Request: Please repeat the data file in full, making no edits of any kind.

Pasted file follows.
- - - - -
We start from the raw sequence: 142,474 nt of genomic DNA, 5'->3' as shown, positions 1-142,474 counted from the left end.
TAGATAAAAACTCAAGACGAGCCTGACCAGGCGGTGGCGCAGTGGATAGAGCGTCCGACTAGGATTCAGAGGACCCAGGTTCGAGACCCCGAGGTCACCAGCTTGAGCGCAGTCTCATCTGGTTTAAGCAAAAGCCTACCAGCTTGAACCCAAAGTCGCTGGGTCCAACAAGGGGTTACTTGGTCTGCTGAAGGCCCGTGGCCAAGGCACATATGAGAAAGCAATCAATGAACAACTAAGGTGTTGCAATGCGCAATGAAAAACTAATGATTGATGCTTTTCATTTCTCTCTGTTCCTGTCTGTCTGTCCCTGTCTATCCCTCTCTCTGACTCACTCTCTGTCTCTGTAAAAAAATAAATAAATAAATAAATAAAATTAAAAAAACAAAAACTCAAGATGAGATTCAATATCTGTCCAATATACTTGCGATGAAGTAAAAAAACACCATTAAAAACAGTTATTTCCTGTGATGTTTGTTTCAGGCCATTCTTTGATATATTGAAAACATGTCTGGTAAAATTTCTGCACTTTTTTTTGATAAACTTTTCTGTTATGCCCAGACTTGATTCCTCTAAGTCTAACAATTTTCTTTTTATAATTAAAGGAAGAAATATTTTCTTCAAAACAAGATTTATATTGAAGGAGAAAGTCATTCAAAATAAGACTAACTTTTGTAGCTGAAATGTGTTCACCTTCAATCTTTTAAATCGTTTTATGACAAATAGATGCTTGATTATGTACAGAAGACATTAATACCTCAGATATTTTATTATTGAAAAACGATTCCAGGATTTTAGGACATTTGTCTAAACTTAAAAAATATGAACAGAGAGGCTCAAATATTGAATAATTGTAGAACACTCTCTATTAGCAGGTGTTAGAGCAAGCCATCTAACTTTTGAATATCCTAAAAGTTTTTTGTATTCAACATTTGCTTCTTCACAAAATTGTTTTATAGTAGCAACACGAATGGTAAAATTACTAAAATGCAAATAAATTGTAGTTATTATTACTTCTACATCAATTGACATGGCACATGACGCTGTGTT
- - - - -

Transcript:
We start from the raw sequence: 142,474 nt of genomic DNA, 5'->3' as shown, positions 1-142,474 counted from the left end.
TAGATAAAAACTCAAGACGAGCCTGACCAGGCGGTGGCGCAGTGGATAGAGCGTCCGACTAGGATTCAGAGGACCCAGGTTCGAGACCCCGAGGTCACCAGCTTGAGCGCAGTCTCATCTGGTTTAAGCAAAAGCCTACCAGCTTGAACCCAAAGTCGCTGGGTCCAACAAGGGGTTACTTGGTCTGCTGAAGGCCCGTGGCCAAGGCACATATGAGAAAGCAATCAATGAACAACTAAGGTGTTGCAATGCGCAATGAAAAACTAATGATTGATGCTTTTCATTTCTCTCTGTTCCTGTCTGTCTGTCCCTGTCTATCCCTCTCTCTGACTCACTCTCTGTCTCTGTAAAAAAATAAATAAATAAATAAATAAAATTAAAAAAACAAAAACTCAAGATGAGATTCAATATCTGTCCAATATACTTGCGATGAAGTAAAAAAACACCATTAAAAACAGTTATTTCCTGTGATGTTTGTTTCAGGCCATTCTTTGATATATTGAAAACATGTCTGGTAAAATTTCTGCACTTTTTTTTGATAAACTTTTCTGTTATGCCCAGACTTGATTCCTCTAAGTCTAACAATTTTCTTTTTATAATTAAAGGAAGAAATATTTTCTTCAAAACAAGATTTATATTGAAGGAGAAAGTCATTCAAAATAAGACTAACTTTTGTAGCTGAAATGTGTTCACCTTCAATCTTTTAAATCGTTTTATGACAAATAGATGCTTGATTATGTACAGAAGACATTAATACCTCAGATATTTTATTATTGAAAAACGATTCCAGGATTTTAGGACATTTGTCTAAACTTAAAAAATATGAACAGAGAGGCTCAAATATTGAATAATTGTAGAACACTCTCTATTAGCAGGTGTTAGAGCAAGCCATCTAACTTTTGAATATCCTAAAAGTTTTTTGTATTCAACATTTGCTTCTTCACAAAATTGTTTTATAGTAGCAACACGAATGGTAAAATTACTAAAATGCAAATAAATTGTAGTTATTATTACTTCTACATCAATTGACATGGCACATGACGCTGTGTT